My focus is Canada because I live here, and anti-Black racism hurts and kills people here.  Black Pete merchandise and parties in Canada reflect anti-Black racism in Canada, not only in the Dutch immigrant community. Like in the Netherlands, Canadians deny our history of slavery. Anti-Black bigotry and violence are commonplace in Canada. For a history of blackface in Canada and its popularity still today, see this article by McGill professor Phillip S. S. Howard. His timeline of incidents of contemporary Canadian blackface includes recent performances of Black Pete. For a thorough account of white supremacy in Canada, see scholar and activist Robyn Maynard’s new book Policing Black Lives: State Violence in Canada from Slavery to the Present.

I first encountered Black Pete as a teenager, when my mother spoke against the practice in our Dutch community. My parents came to Canada in 1952 from Gelderland and eventually settled on a farm in Osgoode township near Ottawa. Like most Dutch immigrants at that time, many continuing to this day, they celebrated December 5 with a party where someone dressed as Sinterklaas and someone dressed as Black Pete, in blackface. My parents never dressed as Black Pete, but I heard the stories about these parties, and about the mean Black Pete of their childhood.

One year, my mother went to the party as usual but objected to Black Pete. Mom was ostracized for criticizing “tradition”, but I was proud of her; she helped me see racism for the first time. My mother, a white settler farmer in her 50s living in an entirely white and very conservative community came to understand that Black Pete is a vestige of slavery and harmful. How can Dutch Canadians today, with far more information about the harms of colonialism and racism, continue these racist caricatures?

When I told my daughter that the Ottawa store owners accused me of spoiling the party for the children, Mallory said “you’re not spoiling it, you’re helping the kids … you’re like Grinch who stole racism.”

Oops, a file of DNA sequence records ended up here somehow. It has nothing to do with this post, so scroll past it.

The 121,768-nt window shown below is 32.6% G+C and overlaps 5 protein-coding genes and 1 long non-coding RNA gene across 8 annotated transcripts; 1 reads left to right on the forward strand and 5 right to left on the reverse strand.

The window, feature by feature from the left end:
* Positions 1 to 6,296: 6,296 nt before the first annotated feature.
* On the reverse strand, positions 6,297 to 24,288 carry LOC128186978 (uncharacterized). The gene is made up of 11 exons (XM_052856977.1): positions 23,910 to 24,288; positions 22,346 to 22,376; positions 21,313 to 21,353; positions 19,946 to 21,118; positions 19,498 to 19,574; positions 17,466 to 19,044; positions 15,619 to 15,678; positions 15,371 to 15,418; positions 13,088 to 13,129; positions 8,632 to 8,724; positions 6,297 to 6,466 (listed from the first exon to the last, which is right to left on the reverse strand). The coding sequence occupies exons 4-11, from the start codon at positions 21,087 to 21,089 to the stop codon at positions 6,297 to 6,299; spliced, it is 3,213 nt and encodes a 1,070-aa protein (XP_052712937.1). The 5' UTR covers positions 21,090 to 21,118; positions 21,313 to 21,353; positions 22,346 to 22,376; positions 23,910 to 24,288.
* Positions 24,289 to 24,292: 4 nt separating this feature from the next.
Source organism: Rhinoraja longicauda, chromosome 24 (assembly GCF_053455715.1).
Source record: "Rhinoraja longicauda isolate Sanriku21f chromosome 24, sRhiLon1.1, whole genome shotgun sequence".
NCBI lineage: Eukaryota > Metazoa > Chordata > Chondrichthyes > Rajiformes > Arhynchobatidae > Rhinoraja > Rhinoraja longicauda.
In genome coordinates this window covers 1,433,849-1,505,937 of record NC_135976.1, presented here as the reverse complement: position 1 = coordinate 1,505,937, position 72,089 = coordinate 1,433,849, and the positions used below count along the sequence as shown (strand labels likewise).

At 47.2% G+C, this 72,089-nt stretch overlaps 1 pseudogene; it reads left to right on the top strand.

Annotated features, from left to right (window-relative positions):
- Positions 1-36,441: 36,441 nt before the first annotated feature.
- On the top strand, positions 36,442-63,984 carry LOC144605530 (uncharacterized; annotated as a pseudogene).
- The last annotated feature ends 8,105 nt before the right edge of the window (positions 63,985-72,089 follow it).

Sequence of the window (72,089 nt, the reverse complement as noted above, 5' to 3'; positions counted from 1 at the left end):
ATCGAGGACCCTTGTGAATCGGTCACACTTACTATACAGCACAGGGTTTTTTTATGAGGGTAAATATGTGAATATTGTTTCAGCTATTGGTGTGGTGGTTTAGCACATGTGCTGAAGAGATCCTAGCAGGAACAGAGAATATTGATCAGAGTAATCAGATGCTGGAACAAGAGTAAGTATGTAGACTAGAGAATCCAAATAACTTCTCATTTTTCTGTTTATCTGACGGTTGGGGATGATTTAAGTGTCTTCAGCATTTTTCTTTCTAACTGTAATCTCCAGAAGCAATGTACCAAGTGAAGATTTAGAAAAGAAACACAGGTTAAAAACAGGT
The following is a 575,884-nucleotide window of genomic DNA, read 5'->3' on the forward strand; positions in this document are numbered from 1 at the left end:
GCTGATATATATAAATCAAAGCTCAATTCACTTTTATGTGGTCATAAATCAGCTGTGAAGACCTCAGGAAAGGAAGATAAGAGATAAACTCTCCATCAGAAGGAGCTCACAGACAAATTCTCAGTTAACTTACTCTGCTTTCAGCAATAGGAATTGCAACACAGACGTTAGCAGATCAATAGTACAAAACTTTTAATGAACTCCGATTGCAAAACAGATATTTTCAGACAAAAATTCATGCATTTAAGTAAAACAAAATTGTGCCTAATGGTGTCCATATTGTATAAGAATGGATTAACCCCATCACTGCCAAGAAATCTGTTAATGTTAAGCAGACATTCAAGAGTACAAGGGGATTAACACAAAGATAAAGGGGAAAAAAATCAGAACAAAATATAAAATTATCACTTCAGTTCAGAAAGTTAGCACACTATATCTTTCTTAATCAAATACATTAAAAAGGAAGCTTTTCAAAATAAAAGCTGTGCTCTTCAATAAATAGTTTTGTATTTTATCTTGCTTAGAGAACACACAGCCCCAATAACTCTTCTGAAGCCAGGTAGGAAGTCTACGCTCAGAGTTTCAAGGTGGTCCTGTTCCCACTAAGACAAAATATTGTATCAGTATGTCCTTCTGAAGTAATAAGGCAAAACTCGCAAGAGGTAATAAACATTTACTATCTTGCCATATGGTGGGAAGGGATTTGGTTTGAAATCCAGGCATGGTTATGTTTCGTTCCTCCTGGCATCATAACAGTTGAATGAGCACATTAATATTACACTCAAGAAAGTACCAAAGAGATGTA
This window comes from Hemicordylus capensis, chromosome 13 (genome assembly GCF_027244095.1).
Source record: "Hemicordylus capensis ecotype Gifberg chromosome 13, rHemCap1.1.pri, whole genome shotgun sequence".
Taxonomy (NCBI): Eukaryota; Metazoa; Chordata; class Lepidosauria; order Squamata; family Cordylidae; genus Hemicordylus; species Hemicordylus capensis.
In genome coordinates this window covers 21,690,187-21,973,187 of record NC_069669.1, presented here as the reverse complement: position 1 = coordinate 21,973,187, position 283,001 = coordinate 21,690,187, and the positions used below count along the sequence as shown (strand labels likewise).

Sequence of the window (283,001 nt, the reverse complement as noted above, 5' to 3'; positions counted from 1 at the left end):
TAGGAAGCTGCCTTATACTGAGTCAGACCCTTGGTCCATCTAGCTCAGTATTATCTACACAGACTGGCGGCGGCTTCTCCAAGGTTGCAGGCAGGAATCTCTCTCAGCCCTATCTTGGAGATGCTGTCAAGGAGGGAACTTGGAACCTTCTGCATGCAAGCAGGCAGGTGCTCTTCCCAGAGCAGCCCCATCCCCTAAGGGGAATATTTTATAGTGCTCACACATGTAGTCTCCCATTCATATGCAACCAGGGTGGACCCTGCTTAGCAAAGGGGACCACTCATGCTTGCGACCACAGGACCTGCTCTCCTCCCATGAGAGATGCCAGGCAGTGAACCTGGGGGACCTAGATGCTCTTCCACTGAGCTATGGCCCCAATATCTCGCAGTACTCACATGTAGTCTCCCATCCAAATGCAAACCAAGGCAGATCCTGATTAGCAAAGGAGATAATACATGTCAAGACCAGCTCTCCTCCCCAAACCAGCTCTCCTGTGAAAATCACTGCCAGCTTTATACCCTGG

My mother understood it 35 years ago and my 11-year old daughter understood it instantly. Blackface and Black Pete are racism. We need to stop it.

To follow the movement on social media, see Zwarte Piet is Racisme, Reason Against Racism and Kick Out Zwarte Piet.

  6 Responses to “End Black Pete”

  1. I am so sorry to hear that the racist dutch in Canada (a country that i am very fond of) are the same as here.

    • Thank you Nina. Are you active in the movement against Zwarte Piet in the Netherlands?
      On your message, yes, White supremacy is pervasive and crosses borders. It’s not unique to Dutch society or the Dutch Canadian community, but we have to take responsibility in our own communities. Like in the Netherlands, many Canadians and our institutions deny our role in slavery and dismiss the widespread harassment, discrimination and violence against Black people. We also have a legacy of colonialism, and genocide against Indigenous peoples continues today. Across society. As a White person, I’m part of all that, and I goof up all the time, best as I try to unlearn and challenge racism. It’s impossible to escape the influence of white supremacy; it permeates our culture and structures.Thank you for your message of support.

      • Yes, I have been active for a few years now.
        I grew up amongst racism being Indo. My family is from the former dutch colony of indonesia and were thrown out after they bacame independent after wwii. Being mixed race, brown skinned and often the first non-whites Dutch people had ever seen they were met with horrific prejudiceand vileness. Because i had one white grandfather I happened to turn out whiter than the rest. I frew up caught between 2 cultures.
        Thank you so much for everything you are doing. I have shared your article on FB and G+

  2. In the Netherlands a lot of ideas are being developed that allow people to celebrate Sinterklaas in a non-racist way, for example without black face and just some smudges of soot. The resistance against such initiative is very revealing: it shows that many Dutch people don’t want to even try and understand the issue. I find that very disappointing, especially because we like calling ourselves tolerant.

    • Hi Jan, thank you for your comment. It’s so disheartening. I’ve been surprised by how entrenched some Dutch Canadians are, clinging to the racist Black Pete representations. I’ve also learned that blackface is more common in Canada and internationally than most white people (me among them) realized. Jan, are you involved in challenging Black Pete in the Netherlands? If you’re on Facebook or Twitter, I’d appreciate you sharing my blog article. Thanks again.

 Leave a Reply

You may use these HTML tags and attributes: <a href="" title=""> <abbr title=""> <acronym title=""> <b> <blockquote cite=""> <cite> <code> <del datetime=""> <em> <i> <q cite=""> <s> <strike> <strong>

(required)

(required)